These are Carrion Beetle Larvae.  We are having trouble locating a photo from the UK that supports our identification, however, we did locate some nice line art, including this image from the Insects and Other Arthropods website and this image from Clipart.  The American Carrion Beetle,
Necropila americana, is a North American species that can be found on BugGuide.  Carrion Beetles perform an important function by contributing to the decomposition of dead animals.  This is an awesome photograph.

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cool bug
Location: Central Iowa
April 29, 2012 7:24 pm
Hey! My son spotted this ”June-Bug” looking bug on our patio here in Central Iowa. I picked it up & it froze up & played dead. It left a pretty potent stench on my fingers…like manure. Can you help me out on the name? I called it ”April”.
Signature: Melissa & Blaedyn

Burying Beetle

Hi Melissa & Blaedyn,
You have discovered a Burying Beetle or Sexton Beetle in the genus
Nicrophorus.  With the exception of social insects that form an organized colony like Ants, Bees, Wasps and Termites, Burying Beetles exhibit among the greatest parental care in the insect world.  A pair of Burying Beetles will work together to locate and bury a small animal carcass, like that of a bird, mouse or other small vertebrate.  They then guard the carcass with the eggs and developing larvae and they even feed their brood regurgitated carrion.  You may read more about Burying Beetles on BugGuide.

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Smelly Beetle ??
Location: Whitehorse, Yukon
August 25, 2011 4:53 pm
Hello Bugman!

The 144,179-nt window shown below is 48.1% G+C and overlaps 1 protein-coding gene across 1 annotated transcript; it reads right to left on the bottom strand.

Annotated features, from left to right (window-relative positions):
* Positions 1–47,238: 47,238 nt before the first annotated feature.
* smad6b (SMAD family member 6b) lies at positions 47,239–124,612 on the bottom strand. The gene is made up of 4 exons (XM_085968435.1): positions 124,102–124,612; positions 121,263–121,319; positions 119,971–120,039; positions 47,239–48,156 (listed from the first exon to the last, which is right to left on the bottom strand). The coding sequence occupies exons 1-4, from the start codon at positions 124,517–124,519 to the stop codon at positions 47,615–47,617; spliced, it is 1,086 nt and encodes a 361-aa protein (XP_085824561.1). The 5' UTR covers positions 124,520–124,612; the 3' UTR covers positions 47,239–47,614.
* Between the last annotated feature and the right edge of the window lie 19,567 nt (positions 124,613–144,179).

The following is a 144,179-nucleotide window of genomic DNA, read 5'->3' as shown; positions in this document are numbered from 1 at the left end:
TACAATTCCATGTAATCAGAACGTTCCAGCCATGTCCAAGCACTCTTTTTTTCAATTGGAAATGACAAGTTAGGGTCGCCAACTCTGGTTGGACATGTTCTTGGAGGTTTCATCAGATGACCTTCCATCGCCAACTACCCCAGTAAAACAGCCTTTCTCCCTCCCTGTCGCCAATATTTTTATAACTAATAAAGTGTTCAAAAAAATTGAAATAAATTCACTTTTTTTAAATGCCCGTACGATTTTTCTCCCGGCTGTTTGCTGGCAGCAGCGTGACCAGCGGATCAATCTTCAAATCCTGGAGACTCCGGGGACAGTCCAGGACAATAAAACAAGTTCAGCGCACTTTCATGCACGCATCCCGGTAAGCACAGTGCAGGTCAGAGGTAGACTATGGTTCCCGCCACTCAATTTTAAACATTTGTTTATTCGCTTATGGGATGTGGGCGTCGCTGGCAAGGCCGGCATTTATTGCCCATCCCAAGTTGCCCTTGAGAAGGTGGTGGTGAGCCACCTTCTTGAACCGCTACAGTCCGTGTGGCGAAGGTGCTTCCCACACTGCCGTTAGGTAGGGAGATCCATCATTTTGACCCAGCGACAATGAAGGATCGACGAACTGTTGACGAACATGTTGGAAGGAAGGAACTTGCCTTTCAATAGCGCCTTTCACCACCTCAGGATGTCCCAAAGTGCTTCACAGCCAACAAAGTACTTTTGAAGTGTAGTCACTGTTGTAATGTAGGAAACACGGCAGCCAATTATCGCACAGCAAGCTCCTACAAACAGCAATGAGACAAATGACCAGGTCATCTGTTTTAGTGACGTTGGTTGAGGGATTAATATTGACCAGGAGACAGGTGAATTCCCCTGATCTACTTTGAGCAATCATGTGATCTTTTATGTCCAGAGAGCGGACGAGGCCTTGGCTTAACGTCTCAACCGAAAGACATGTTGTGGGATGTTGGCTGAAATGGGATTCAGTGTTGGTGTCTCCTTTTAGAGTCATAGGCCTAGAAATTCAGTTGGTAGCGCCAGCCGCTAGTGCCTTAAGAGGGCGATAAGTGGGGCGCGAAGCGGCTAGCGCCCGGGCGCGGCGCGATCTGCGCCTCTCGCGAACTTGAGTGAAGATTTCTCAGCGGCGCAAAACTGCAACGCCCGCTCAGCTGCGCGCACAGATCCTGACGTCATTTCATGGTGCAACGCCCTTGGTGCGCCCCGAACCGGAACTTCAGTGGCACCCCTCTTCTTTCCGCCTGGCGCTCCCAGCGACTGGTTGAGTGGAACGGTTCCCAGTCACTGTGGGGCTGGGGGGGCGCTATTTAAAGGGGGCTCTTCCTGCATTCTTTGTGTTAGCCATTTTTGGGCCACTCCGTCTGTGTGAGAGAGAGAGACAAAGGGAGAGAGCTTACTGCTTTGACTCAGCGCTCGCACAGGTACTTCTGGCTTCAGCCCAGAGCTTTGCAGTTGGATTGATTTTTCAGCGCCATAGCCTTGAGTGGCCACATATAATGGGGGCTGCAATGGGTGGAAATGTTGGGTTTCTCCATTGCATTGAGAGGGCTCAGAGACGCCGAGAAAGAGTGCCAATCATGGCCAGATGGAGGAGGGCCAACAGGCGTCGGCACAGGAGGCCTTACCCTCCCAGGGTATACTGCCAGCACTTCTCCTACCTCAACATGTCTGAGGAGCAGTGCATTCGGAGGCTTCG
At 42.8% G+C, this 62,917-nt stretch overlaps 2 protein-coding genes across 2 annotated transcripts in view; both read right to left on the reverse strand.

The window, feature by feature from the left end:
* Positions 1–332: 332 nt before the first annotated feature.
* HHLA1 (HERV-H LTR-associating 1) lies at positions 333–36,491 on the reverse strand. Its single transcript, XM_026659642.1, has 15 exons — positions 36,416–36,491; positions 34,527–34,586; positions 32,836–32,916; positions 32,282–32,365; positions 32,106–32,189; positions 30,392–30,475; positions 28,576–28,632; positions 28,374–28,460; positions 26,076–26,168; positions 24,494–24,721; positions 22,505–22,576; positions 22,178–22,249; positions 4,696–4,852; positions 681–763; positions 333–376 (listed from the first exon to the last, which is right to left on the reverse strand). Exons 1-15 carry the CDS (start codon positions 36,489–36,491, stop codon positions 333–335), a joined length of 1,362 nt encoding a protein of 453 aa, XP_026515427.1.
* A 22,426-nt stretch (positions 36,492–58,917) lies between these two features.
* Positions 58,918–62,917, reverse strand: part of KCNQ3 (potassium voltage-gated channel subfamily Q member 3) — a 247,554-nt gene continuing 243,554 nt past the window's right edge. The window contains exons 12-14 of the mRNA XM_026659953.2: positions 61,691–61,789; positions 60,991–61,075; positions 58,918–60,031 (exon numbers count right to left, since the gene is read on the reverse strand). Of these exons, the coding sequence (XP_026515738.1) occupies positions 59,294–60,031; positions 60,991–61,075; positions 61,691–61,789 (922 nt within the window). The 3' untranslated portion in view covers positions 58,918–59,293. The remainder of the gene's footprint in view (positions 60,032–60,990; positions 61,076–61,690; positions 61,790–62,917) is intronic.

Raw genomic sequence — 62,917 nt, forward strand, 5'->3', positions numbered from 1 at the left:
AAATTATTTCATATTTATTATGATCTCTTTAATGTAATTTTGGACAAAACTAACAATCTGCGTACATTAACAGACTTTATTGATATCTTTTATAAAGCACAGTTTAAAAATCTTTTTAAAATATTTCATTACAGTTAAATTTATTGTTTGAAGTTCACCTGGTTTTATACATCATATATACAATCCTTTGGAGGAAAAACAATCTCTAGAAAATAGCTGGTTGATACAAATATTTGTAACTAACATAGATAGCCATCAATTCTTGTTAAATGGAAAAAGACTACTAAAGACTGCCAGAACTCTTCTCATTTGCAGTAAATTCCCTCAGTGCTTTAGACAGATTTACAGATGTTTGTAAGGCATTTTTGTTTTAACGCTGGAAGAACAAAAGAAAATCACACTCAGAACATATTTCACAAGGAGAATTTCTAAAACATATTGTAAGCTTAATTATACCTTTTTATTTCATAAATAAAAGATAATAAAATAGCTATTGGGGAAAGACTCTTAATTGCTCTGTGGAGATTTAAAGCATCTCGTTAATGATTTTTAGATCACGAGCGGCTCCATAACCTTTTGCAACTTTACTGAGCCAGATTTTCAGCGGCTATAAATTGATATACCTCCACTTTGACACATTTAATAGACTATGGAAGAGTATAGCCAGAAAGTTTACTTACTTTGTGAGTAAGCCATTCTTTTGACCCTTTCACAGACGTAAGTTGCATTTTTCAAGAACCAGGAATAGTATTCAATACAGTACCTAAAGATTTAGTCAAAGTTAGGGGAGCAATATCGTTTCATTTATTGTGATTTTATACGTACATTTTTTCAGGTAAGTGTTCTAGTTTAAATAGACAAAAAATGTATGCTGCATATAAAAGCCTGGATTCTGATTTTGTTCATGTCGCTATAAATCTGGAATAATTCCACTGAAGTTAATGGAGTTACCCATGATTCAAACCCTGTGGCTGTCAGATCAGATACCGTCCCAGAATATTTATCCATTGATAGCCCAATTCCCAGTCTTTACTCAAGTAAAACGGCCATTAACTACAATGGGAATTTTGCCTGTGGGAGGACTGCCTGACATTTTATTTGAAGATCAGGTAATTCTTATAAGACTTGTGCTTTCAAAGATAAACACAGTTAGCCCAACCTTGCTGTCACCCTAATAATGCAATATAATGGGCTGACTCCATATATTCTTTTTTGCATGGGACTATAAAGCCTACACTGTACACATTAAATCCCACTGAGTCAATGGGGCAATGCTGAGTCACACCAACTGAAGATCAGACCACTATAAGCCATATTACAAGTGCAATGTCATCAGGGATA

A co-worker of mine found this beetle in his boot. Never seen one like this before up here. He had a bad smell to him. I caught him in a cup and took him home, then release him on a Sunflower in the yard and took some pictures. I hope my pictures are clear enough to help!
Maybe you can help Identify him for me ? :)
Signature: -Kla

Sexton Beetle

Dear Kayla,
This is a Burying Beetle or Sexton Beetle in the genus
Nicrophorus.  A sexton, a somewhat obsolete profession, was a church custodian who cared for the church grounds, including the cemetery, and who was frequently charged with digging graves.  Sexton Beetles bury small dead animals that the beetle larvae feed upon.  Sometimes a pair of Burying Beetles will guard a small animal corpse after burying it, guarding it against other carrion feeders and caring for the young in the process.  Perhaps the Burying Beetle your co-worker encountered had just finished burying a corpse.  You can compare your individual to the species of Burying Beetles that are represented on BugGuide

Thank you so much Daniel.  Its nice to finally know what he is.
thanks again.
Kayla

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Japanese Bugs
Location: NE Japan
July 27, 2011 6:29 am
Hi Bugman
I’ve just come back from a two week trip in Japan and as well as seeing some amazing shrines and temples I saw some pretty awesome bug life that being resident in the UK where very alien to me (like the Giant Japanese Hornet for example and a (sadly dead) Japanese Rhinoceros beetle). I’ve managed to identify most of my pics of the critters I saw but was hoping you might be able to help out with the three pics below.
Love you website by the way
Signature: Michael

Carrion Beetle Larva

Hi Michael,
This is a larva, and they can often be extremely difficult to identify to the species level.  We believe this is a Carrion Beetle Larva from the family Silphidae.  Though it is a different species, it does look rather similar to this American Carrion Beetle Larva from BugGuide.

What's That Bug? does not endorse extermination